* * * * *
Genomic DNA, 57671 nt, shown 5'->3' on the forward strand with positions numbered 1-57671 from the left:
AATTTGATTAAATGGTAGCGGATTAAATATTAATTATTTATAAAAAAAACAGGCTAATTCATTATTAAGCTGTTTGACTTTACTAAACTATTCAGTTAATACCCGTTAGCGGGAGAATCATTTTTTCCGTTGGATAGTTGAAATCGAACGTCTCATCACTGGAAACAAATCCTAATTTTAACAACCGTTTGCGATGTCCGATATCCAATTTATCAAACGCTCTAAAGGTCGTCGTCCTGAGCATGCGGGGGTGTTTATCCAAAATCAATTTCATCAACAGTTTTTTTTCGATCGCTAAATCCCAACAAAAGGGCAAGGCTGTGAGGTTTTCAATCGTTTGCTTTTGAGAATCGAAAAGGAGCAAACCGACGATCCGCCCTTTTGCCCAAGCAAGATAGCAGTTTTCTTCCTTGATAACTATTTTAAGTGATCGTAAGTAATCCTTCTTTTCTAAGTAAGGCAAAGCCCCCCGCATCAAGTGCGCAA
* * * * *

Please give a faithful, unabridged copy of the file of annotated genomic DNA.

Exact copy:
Genomic DNA, 57671 nt, shown 5'->3' on the forward strand with positions numbered 1-57671 from the left:
AATTTGATTAAATGGTAGCGGATTAAATATTAATTATTTATAAAAAAAACAGGCTAATTCATTATTAAGCTGTTTGACTTTACTAAACTATTCAGTTAATACCCGTTAGCGGGAGAATCATTTTTTCCGTTGGATAGTTGAAATCGAACGTCTCATCACTGGAAACAAATCCTAATTTTAACAACCGTTTGCGATGTCCGATATCCAATTTATCAAACGCTCTAAAGGTCGTCGTCCTGAGCATGCGGGGGTGTTTATCCAAAATCAATTTCATCAACAGTTTTTTTTCGATCGCTAAATCCCAACAAAAGGGCAAGGCTGTGAGGTTTTCAATCGTTTGCTTTTGAGAATCGAAAAGGAGCAAACCGACGATCCGCCCTTTTGCCCAAGCAAGATAGCAGTTTTCTTCCTTGATAACTATTTTAAGTGATCGTAAGTAATCCTTCTTTTCTAAGTAAGGCAAAGCCCCCCGCATCAAGTGCGCAA